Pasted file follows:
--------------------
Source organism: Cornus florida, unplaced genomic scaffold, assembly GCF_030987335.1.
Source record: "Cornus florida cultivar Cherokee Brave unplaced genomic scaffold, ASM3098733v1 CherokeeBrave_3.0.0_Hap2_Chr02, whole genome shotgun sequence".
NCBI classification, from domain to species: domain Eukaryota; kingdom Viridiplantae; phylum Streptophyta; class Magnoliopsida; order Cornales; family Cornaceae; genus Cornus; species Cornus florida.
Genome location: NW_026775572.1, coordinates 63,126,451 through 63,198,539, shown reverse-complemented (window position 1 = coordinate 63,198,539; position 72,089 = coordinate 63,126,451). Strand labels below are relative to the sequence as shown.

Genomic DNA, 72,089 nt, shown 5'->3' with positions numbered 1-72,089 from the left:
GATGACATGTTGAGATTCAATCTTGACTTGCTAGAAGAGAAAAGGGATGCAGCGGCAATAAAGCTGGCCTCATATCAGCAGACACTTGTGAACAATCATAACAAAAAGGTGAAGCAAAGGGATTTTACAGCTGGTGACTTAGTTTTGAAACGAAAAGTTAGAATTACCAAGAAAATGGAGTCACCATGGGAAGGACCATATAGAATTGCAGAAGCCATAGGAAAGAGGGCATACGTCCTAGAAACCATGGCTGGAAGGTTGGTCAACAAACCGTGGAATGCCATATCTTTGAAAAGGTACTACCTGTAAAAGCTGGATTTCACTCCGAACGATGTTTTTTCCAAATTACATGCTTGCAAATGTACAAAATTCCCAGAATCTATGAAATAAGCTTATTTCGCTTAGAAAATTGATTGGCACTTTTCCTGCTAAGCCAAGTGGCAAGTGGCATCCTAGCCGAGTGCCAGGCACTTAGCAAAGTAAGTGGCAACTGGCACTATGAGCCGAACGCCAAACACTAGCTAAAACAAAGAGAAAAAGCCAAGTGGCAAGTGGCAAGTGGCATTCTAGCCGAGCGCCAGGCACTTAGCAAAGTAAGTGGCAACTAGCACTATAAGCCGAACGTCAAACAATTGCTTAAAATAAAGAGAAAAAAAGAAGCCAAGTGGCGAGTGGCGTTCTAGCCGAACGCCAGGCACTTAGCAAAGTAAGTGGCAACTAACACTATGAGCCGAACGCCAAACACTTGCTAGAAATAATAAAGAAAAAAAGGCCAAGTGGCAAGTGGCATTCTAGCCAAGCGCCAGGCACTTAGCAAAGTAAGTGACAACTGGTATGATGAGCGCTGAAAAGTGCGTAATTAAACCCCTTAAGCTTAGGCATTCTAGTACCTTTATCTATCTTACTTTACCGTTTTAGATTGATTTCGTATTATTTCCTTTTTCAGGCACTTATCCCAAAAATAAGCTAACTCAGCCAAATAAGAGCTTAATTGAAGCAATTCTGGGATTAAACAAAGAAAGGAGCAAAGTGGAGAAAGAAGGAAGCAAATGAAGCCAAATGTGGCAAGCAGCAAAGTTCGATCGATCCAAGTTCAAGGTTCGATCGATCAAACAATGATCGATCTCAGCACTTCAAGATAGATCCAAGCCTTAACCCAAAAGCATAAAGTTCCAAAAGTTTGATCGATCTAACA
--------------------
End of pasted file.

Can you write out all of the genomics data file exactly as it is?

Source organism: Cornus florida, unplaced genomic scaffold, assembly GCF_030987335.1.
Source record: "Cornus florida cultivar Cherokee Brave unplaced genomic scaffold, ASM3098733v1 CherokeeBrave_3.0.0_Hap2_Chr02, whole genome shotgun sequence".
NCBI classification, from domain to species: domain Eukaryota; kingdom Viridiplantae; phylum Streptophyta; class Magnoliopsida; order Cornales; family Cornaceae; genus Cornus; species Cornus florida.
Genome location: NW_026775572.1, coordinates 63,126,451 through 63,198,539, shown reverse-complemented (window position 1 = coordinate 63,198,539; position 72,089 = coordinate 63,126,451). Strand labels below are relative to the sequence as shown.

Genomic DNA, 72,089 nt, shown 5'->3' with positions numbered 1-72,089 from the left:
GATGACATGTTGAGATTCAATCTTGACTTGCTAGAAGAGAAAAGGGATGCAGCGGCAATAAAGCTGGCCTCATATCAGCAGACACTTGTGAACAATCATAACAAAAAGGTGAAGCAAAGGGATTTTACAGCTGGTGACTTAGTTTTGAAACGAAAAGTTAGAATTACCAAGAAAATGGAGTCACCATGGGAAGGACCATATAGAATTGCAGAAGCCATAGGAAAGAGGGCATACGTCCTAGAAACCATGGCTGGAAGGTTGGTCAACAAACCGTGGAATGCCATATCTTTGAAAAGGTACTACCTGTAAAAGCTGGATTTCACTCCGAACGATGTTTTTTCCAAATTACATGCTTGCAAATGTACAAAATTCCCAGAATCTATGAAATAAGCTTATTTCGCTTAGAAAATTGATTGGCACTTTTCCTGCTAAGCCAAGTGGCAAGTGGCATCCTAGCCGAGTGCCAGGCACTTAGCAAAGTAAGTGGCAACTGGCACTATGAGCCGAACGCCAAACACTAGCTAAAACAAAGAGAAAAAGCCAAGTGGCAAGTGGCAAGTGGCATTCTAGCCGAGCGCCAGGCACTTAGCAAAGTAAGTGGCAACTAGCACTATAAGCCGAACGTCAAACAATTGCTTAAAATAAAGAGAAAAAAAGAAGCCAAGTGGCGAGTGGCGTTCTAGCCGAACGCCAGGCACTTAGCAAAGTAAGTGGCAACTAACACTATGAGCCGAACGCCAAACACTTGCTAGAAATAATAAAGAAAAAAAGGCCAAGTGGCAAGTGGCATTCTAGCCAAGCGCCAGGCACTTAGCAAAGTAAGTGACAACTGGTATGATGAGCGCTGAAAAGTGCGTAATTAAACCCCTTAAGCTTAGGCATTCTAGTACCTTTATCTATCTTACTTTACCGTTTTAGATTGATTTCGTATTATTTCCTTTTTCAGGCACTTATCCCAAAAATAAGCTAACTCAGCCAAATAAGAGCTTAATTGAAGCAATTCTGGGATTAAACAAAGAAAGGAGCAAAGTGGAGAAAGAAGGAAGCAAATGAAGCCAAATGTGGCAAGCAGCAAAGTTCGATCGATCCAAGTTCAAGGTTCGATCGATCAAACAATGATCGATCTCAGCACTTCAAGATAGATCCAAGCCTTAACCCAAAAGCATAAAGTTCCAAAAGTTTGATCGATCTAACA